Authors of New Book on Animal Rescue Urge President Bush to Sign PETS Act and Save Lives

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When the Andersons do national media interviews about the importance of animal rescue, the questions often arise: With spiraling costs of rebuilding after disasters, should federal money be spent on saving animals in the future? Does the PETS Act put animals above people?

Supporting the PETS Act (Pets Evacuation and Transportation Standards Act), Allen and Linda Anderson are Minneapolis-based authors of the new book, RESCUED: Saving Animals from Disaster with a foreword by U.S. Senator John Ensign (New World Library, September, 2006, 342 pages, 16 pages color photos, index, resources, ISBN: 1577315448, $16.95, According to a September 21, 2006 press release from the American Society for the Prevention of Cruelty to Animals (ASPCA), one of the many national organizations the Andersons interviewed for their book, the PETS Act would “authorize the Federal Emergency Management Authority (FEMA) to make financial contributions to local and state plans that factor the needs of those with pets and service animals into such planning.”

When the Andersons do national media interviews about the importance of animal rescue, the questions often arise: With spiraling costs of rebuilding after disasters, should federal money be spent on saving animals in the future? Does the PETS Act put animals above people?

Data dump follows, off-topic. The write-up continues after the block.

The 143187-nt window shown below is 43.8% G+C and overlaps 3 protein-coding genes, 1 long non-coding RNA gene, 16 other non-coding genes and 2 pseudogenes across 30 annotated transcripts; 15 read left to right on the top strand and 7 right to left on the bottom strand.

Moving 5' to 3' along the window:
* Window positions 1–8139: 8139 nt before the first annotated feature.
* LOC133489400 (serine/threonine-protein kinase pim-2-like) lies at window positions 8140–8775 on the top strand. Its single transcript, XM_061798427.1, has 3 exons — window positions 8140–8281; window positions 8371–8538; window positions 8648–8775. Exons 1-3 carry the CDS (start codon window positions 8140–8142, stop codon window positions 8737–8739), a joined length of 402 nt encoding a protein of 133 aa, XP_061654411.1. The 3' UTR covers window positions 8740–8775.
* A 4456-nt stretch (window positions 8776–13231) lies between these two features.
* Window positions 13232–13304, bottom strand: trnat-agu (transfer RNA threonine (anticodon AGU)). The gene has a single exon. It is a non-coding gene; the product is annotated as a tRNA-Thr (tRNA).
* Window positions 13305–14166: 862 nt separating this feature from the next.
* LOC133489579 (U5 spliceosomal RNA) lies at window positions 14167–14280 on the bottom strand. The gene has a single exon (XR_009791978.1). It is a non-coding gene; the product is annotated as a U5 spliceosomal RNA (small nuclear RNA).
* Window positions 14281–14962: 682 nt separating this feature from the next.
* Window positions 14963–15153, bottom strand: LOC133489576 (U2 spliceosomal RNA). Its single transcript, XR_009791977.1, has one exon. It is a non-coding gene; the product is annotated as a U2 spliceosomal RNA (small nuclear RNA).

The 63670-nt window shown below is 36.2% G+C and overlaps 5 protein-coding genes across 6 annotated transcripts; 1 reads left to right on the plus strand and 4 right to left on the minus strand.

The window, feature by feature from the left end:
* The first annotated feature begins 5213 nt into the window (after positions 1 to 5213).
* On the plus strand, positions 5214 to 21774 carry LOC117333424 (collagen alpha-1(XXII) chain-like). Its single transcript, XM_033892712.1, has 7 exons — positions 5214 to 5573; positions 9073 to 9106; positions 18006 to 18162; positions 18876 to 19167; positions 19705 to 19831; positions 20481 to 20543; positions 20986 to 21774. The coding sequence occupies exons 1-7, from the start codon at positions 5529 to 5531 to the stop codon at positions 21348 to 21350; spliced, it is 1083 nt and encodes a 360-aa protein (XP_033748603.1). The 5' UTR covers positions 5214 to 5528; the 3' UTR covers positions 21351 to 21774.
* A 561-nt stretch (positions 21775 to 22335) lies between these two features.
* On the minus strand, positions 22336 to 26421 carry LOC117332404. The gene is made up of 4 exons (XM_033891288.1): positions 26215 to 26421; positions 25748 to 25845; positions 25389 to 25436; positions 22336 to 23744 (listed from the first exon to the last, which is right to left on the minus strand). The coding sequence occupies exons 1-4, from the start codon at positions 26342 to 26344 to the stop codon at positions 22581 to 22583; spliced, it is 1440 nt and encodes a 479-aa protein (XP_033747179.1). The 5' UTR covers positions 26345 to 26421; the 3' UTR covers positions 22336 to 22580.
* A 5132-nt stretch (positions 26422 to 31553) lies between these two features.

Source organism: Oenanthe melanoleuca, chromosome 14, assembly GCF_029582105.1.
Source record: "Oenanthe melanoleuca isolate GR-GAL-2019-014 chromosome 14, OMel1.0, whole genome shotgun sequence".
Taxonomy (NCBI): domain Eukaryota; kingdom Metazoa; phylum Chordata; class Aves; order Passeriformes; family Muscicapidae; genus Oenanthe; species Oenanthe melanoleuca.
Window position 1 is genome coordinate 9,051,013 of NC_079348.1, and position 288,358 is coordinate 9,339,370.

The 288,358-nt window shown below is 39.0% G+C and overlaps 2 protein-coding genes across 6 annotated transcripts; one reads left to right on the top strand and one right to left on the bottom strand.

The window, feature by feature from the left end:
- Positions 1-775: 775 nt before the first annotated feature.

Allen Anderson answers, “When you rescue a pet you save an entire family. Katrina survivors told us that they lost everything but when they reunited with their pets, it gave them hope that they could recover. There has been a disconnect between policy makers and millions of people who would no more leave their pets behind in an emergency than they would abandon any other family member. People will endanger themselves or return in hazardous conditions to keep pets safe. Rescuers risk their lives trying to save survivors who wouldn't evacuate without their pets. Animal rescuers have to search through ravaged and infested areas for abandoned dogs and cats. The costs in human life and the expenses of disaster rescue increase with every pet that is not evacuated.”

The PETS Act was introduced by Representatives Tom Lantos (D-Calif.) and Christopher Shays (R-Conn.) and co-sponsored by Representative James Oberstar (D-Minn.), among others, just as animal rescue operations were in full swing along the Gulf Coast. With fresh images of abandoned pets and bereft people, the House passed its version of the bill by a vote of 394 to 24. In August the Senate overwhelmingly passed an amended version. On September 20, the House unanimously approved the Senate-amended bill, allowing it to be sent to President Bush for signing into law.

A recent survey conducted by Best Friends Animal Society showed that 70 percent of pet owners view animals as family members. A Zogby International study found that 44 percent of those who refused to leave the Gulf Coast before and after Hurricane Katrina remained because they wouldn't abandon their pets. Since 66 percent of American homes have pets, the relationships between people and animals have evolved into ones in which pets are viewed as children, friends, and protectors.